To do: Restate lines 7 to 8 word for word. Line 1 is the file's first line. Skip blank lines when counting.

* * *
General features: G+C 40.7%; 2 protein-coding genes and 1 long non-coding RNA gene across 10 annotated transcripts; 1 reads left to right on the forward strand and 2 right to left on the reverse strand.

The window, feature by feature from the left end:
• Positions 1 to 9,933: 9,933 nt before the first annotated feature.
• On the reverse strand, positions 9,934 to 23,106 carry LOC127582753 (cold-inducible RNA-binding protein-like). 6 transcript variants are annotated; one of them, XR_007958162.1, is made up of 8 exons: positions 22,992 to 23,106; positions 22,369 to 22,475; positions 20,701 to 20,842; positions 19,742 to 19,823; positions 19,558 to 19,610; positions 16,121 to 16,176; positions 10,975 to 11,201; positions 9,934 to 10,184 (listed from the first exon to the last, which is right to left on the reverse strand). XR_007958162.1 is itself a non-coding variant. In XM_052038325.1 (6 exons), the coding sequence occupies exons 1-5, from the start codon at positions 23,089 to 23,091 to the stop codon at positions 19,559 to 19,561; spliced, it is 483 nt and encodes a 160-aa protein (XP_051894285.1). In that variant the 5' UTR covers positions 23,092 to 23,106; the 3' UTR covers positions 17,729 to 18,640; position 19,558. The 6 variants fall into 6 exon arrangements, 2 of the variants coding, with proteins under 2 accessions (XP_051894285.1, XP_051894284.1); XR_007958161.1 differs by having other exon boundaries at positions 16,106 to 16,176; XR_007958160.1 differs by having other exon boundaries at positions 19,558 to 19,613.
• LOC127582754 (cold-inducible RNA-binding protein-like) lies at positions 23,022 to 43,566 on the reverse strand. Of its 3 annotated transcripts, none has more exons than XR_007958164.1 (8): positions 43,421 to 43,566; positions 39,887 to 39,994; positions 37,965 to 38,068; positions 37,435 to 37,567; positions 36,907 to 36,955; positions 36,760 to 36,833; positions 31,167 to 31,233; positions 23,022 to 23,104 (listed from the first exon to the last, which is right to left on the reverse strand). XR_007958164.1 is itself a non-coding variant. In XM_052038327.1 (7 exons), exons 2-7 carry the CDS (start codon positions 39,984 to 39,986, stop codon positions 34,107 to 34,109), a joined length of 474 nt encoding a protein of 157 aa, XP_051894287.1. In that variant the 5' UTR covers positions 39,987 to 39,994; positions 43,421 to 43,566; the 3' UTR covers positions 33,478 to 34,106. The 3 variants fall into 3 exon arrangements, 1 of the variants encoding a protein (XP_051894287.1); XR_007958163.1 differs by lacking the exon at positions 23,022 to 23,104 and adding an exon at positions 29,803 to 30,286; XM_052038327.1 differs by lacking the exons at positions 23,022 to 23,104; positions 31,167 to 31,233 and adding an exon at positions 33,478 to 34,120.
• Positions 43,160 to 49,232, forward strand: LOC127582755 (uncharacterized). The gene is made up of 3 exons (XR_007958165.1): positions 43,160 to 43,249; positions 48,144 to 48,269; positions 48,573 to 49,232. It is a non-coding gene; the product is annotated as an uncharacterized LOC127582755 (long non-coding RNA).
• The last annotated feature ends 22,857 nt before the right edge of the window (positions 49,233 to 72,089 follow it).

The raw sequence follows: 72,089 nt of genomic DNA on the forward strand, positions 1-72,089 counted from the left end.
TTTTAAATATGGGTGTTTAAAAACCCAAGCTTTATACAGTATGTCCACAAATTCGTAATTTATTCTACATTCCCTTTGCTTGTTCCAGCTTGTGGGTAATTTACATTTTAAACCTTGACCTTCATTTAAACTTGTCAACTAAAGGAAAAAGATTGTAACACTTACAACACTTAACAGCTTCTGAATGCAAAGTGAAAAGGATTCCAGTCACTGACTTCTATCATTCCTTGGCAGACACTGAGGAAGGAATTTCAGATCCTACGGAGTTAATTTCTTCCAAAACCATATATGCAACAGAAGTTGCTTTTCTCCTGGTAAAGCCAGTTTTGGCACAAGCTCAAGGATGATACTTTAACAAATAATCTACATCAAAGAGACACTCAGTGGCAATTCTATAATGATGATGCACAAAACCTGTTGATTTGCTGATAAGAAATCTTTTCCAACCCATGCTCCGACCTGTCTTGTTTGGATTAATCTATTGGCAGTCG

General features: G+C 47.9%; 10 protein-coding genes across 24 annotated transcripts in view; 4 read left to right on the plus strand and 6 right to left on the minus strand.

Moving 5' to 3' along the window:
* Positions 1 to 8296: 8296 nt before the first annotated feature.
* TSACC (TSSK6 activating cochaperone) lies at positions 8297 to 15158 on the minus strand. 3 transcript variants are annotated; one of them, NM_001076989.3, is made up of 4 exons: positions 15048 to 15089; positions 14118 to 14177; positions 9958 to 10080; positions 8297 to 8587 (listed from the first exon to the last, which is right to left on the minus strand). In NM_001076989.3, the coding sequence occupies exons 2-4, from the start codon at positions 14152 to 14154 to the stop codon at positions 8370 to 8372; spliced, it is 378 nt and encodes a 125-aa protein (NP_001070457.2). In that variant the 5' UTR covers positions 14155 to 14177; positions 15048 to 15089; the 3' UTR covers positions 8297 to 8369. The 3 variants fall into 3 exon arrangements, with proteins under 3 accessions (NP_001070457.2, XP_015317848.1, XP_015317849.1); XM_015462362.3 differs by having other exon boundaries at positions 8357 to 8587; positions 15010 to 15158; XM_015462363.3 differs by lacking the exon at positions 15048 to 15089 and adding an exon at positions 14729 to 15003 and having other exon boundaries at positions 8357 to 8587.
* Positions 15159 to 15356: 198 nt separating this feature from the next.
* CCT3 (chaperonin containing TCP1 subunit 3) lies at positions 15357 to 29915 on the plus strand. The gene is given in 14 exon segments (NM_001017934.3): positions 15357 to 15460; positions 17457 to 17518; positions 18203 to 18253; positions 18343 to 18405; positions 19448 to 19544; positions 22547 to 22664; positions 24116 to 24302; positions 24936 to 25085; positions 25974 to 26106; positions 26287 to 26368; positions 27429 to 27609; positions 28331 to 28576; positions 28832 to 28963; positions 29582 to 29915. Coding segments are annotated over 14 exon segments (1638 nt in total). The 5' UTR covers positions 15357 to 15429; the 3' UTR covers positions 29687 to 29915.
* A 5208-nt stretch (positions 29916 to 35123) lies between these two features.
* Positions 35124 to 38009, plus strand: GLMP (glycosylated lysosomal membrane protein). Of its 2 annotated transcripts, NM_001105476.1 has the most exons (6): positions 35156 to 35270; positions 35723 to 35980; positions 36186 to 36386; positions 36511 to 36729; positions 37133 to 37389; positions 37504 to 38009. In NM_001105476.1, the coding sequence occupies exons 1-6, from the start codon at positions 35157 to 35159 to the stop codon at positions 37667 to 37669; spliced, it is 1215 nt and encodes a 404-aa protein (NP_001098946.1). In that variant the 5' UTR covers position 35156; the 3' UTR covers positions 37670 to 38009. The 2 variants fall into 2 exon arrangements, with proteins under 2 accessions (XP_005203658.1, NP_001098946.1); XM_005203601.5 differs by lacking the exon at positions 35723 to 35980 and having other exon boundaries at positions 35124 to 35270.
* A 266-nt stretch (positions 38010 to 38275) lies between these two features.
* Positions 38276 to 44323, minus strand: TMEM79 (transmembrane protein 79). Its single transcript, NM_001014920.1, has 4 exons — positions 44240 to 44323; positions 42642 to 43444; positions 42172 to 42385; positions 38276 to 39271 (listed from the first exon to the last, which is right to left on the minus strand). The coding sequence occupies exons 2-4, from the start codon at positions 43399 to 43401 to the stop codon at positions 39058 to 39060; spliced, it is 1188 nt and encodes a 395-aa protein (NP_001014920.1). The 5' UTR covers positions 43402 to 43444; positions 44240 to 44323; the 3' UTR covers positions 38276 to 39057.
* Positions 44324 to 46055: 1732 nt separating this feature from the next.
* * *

• The last annotated feature ends 22,857 nt before the right edge of the window (positions 49,233 to 72,089 follow it).

The raw sequence follows: 72,089 nt of genomic DNA on the forward strand, positions 1-72,089 counted from the left end.